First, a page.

© Royal DSM
The CEO of DSM, Patrick Niels, has told FoodBev that the customers he has spoken to so far have been “extremely positive” about the company’s proposed joint venture with Cargill, which will aim to bring cost-effective zero-calorie sweeteners to market more quickly.
Named Avansya, after DSM’s existing stevia offering, the venture will make use of a new fermentation facility being built in Nebraska and will be a 50-50 partnership between the two businesses.
From Las Vegas, where he is attending the trade show SupplySide West, Niels told FoodBev that Cargill and DSM are “bringing our competences together”.
The joint venture itself is called Avansya but you’ve pledged to market products under Cargill’s EverSweet brand. What was the rationale there?
The rationale was that both of our companies have established some asset value in creating their brands, and that’s why we felt that we keep the Cargill name – so they’re in the market, a little bit bigger, with their EverSweet brand – but we use the DSM name more as an umbrella brand for the joint venture and for possible further activities we might develop jointly.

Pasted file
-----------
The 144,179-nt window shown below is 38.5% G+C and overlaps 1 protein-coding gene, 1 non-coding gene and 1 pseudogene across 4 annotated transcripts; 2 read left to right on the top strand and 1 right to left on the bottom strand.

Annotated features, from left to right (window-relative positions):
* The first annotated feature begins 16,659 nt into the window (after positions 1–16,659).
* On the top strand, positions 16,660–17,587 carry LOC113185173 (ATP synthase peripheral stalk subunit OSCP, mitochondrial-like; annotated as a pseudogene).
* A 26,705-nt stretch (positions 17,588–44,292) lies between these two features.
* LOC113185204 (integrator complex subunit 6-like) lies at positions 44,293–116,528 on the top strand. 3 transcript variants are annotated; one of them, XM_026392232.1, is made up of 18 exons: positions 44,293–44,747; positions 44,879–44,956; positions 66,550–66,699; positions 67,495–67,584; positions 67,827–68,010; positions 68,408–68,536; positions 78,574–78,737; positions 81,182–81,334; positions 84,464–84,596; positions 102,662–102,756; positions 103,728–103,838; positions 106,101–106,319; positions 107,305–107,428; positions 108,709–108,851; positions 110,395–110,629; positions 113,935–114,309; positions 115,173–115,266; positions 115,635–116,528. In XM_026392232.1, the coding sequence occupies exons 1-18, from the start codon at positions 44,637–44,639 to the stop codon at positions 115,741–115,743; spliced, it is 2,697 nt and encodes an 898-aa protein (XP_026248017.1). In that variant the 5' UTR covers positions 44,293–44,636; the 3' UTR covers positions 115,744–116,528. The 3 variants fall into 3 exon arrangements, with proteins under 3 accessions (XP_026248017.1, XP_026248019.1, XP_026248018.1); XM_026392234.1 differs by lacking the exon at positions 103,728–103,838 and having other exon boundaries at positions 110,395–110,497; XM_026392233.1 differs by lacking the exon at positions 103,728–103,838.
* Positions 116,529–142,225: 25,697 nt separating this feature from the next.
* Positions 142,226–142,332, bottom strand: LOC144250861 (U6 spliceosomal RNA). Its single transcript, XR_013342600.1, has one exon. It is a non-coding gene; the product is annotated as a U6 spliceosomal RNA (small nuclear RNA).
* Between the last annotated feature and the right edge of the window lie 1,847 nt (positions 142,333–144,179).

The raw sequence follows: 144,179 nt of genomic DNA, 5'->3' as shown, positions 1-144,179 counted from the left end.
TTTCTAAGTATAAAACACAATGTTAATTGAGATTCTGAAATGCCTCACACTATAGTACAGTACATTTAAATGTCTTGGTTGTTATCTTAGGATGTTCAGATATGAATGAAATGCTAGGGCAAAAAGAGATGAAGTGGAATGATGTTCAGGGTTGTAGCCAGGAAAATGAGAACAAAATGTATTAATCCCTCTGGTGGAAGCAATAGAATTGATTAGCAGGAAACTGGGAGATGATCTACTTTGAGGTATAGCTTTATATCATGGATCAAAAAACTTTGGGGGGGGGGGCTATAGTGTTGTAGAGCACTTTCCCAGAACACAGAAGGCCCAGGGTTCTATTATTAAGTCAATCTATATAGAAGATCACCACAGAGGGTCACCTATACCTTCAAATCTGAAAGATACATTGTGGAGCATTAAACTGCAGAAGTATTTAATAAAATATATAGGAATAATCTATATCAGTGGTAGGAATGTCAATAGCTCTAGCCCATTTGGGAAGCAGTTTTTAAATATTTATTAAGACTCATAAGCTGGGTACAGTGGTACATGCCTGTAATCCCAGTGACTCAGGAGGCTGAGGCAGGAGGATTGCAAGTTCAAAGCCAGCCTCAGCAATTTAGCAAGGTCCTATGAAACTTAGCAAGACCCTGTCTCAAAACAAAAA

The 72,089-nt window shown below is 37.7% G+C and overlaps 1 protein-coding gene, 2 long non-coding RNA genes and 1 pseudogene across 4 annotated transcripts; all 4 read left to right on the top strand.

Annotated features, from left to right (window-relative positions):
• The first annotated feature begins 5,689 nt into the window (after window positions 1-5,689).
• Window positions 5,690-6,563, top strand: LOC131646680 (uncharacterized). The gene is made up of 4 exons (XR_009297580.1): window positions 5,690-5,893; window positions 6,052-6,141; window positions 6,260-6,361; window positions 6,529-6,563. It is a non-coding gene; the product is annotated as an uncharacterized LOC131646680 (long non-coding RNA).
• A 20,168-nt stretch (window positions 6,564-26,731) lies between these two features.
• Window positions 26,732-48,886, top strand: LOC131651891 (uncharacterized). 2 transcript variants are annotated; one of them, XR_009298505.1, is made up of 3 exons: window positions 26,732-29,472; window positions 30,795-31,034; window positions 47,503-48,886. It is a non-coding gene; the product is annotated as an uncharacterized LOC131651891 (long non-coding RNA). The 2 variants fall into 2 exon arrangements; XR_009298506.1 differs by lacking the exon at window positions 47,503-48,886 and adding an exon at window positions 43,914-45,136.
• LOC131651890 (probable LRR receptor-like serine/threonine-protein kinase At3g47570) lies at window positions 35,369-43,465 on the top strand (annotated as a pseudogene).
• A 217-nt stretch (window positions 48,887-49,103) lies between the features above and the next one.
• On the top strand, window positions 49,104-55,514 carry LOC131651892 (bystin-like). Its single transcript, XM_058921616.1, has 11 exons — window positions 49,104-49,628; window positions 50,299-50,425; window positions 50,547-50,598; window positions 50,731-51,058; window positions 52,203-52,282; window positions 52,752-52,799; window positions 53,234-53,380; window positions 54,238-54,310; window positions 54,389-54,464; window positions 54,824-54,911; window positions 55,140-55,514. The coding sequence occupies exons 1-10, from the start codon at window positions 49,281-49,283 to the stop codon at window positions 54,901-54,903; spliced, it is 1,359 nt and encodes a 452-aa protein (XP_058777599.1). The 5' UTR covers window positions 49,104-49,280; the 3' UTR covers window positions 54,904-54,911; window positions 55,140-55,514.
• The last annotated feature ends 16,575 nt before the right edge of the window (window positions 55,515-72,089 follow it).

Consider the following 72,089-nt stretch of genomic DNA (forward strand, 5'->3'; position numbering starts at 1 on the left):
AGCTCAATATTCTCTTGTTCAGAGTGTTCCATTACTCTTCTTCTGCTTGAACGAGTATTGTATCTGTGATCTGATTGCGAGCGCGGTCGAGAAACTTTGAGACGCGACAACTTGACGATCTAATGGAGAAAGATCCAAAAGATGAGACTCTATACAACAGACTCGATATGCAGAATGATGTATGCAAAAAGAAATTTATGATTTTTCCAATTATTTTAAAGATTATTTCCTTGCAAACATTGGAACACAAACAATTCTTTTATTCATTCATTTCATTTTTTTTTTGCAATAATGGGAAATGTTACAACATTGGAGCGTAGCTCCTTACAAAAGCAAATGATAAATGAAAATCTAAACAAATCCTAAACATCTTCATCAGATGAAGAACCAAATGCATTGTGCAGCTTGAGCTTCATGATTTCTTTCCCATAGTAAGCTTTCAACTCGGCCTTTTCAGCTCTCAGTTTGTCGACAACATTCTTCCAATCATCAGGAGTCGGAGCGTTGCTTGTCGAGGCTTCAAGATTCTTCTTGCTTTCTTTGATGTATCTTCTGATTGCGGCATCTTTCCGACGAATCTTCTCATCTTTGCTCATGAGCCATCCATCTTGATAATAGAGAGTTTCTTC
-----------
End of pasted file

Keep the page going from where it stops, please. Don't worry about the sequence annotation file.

Will your customers notice a difference in the way the joint venture will work compared to what they’re used to?
First of all there’s a number of steps to go through to get national approvals in a number of countries for this joint venture. Then we’ll have to take a look and see what and how we can make sure we get the most optimal product to the market and to our customers. We don’t expect the customers to see any difference there, but it’s a little bit too early to say.
What does DSM bring to the table that Cargill doesn’t?
What you see is that we are a strong biotech company so we’ve spent a lot of time already developing a process to make a very nice, clean-tasting, pure product in a robust process and I think that’s extremely appealing to Cargill. We on the other hands are on the verge of investing in large-scale assets which are very capital-intensive, plus we are also on the verge of striving to invest in application knowhow, which is critical for us to help our customers exchange caloric sweeteners for stevia, or alternative high-intensity sweeteners to stevia. Now, with this partnership we actually fill both of our companies’ gaps and create a very strong value proposition, which is amazing because I had a couple of calls with customers this morning already and our customers reacted extremely positively on this: they said that they will now have two partners that together can really offer this solution in a very valuable, effective and efficient way and really drive the penetration of Reb M and Reb D because the strength of both our companies will enable that we make this great-tasting product and manage to do it with a reliable supply, which is now not really the case, in consistent quality – and in the long term, also in an affordable way. All in all, our fermentation process is very sustainable so that whole value proposition together is extremely pleasing for our customers.